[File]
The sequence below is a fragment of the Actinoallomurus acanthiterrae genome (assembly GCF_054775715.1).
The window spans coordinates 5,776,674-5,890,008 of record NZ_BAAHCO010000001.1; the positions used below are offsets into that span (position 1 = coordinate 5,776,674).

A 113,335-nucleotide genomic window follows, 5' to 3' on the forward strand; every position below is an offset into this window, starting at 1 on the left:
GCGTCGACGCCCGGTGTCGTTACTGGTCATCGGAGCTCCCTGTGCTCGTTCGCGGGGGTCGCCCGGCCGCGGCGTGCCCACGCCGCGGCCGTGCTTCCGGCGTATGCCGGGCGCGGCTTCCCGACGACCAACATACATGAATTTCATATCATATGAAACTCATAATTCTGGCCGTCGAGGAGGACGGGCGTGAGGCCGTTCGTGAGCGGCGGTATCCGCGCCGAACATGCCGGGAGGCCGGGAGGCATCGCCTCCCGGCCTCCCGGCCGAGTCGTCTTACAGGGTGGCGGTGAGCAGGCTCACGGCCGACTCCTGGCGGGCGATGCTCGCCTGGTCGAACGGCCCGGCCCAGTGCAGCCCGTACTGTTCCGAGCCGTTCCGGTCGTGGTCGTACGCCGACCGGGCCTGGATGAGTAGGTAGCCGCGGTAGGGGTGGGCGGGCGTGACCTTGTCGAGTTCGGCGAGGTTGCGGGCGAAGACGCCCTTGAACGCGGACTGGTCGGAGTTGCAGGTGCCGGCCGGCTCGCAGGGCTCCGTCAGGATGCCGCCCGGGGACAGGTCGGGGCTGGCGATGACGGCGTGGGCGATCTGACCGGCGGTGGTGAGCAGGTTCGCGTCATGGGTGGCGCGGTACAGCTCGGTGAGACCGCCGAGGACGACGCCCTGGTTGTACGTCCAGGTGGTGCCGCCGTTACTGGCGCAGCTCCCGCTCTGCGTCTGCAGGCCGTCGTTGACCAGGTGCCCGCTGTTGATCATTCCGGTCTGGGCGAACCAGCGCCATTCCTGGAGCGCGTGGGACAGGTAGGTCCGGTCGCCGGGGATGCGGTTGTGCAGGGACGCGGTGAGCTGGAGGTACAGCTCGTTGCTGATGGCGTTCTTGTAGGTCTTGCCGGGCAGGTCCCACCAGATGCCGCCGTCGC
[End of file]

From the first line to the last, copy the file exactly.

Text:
The sequence below is a fragment of the Actinoallomurus acanthiterrae genome (assembly GCF_054775715.1).
The window spans coordinates 5,776,674-5,890,008 of record NZ_BAAHCO010000001.1; the positions used below are offsets into that span (position 1 = coordinate 5,776,674).

A 113,335-nucleotide genomic window follows, 5' to 3' on the forward strand; every position below is an offset into this window, starting at 1 on the left:
GCGTCGACGCCCGGTGTCGTTACTGGTCATCGGAGCTCCCTGTGCTCGTTCGCGGGGGTCGCCCGGCCGCGGCGTGCCCACGCCGCGGCCGTGCTTCCGGCGTATGCCGGGCGCGGCTTCCCGACGACCAACATACATGAATTTCATATCATATGAAACTCATAATTCTGGCCGTCGAGGAGGACGGGCGTGAGGCCGTTCGTGAGCGGCGGTATCCGCGCCGAACATGCCGGGAGGCCGGGAGGCATCGCCTCCCGGCCTCCCGGCCGAGTCGTCTTACAGGGTGGCGGTGAGCAGGCTCACGGCCGACTCCTGGCGGGCGATGCTCGCCTGGTCGAACGGCCCGGCCCAGTGCAGCCCGTACTGTTCCGAGCCGTTCCGGTCGTGGTCGTACGCCGACCGGGCCTGGATGAGTAGGTAGCCGCGGTAGGGGTGGGCGGGCGTGACCTTGTCGAGTTCGGCGAGGTTGCGGGCGAAGACGCCCTTGAACGCGGACTGGTCGGAGTTGCAGGTGCCGGCCGGCTCGCAGGGCTCCGTCAGGATGCCGCCCGGGGACAGGTCGGGGCTGGCGATGACGGCGTGGGCGATCTGACCGGCGGTGGTGAGCAGGTTCGCGTCATGGGTGGCGCGGTACAGCTCGGTGAGACCGCCGAGGACGACGCCCTGGTTGTACGTCCAGGTGGTGCCGCCGTTACTGGCGCAGCTCCCGCTCTGCGTCTGCAGGCCGTCGTTGACCAGGTGCCCGCTGTTGATCATTCCGGTCTGGGCGAACCAGCGCCATTCCTGGAGCGCGTGGGACAGGTAGGTCCGGTCGCCGGGGATGCGGTTGTGCAGGGACGCGGTGAGCTGGAGGTACAGCTCGTTGCTGATGGCGTTCTTGTAGGTCTTGCCGGGCAGGTCCCACCAGATGCCGCCGTCGC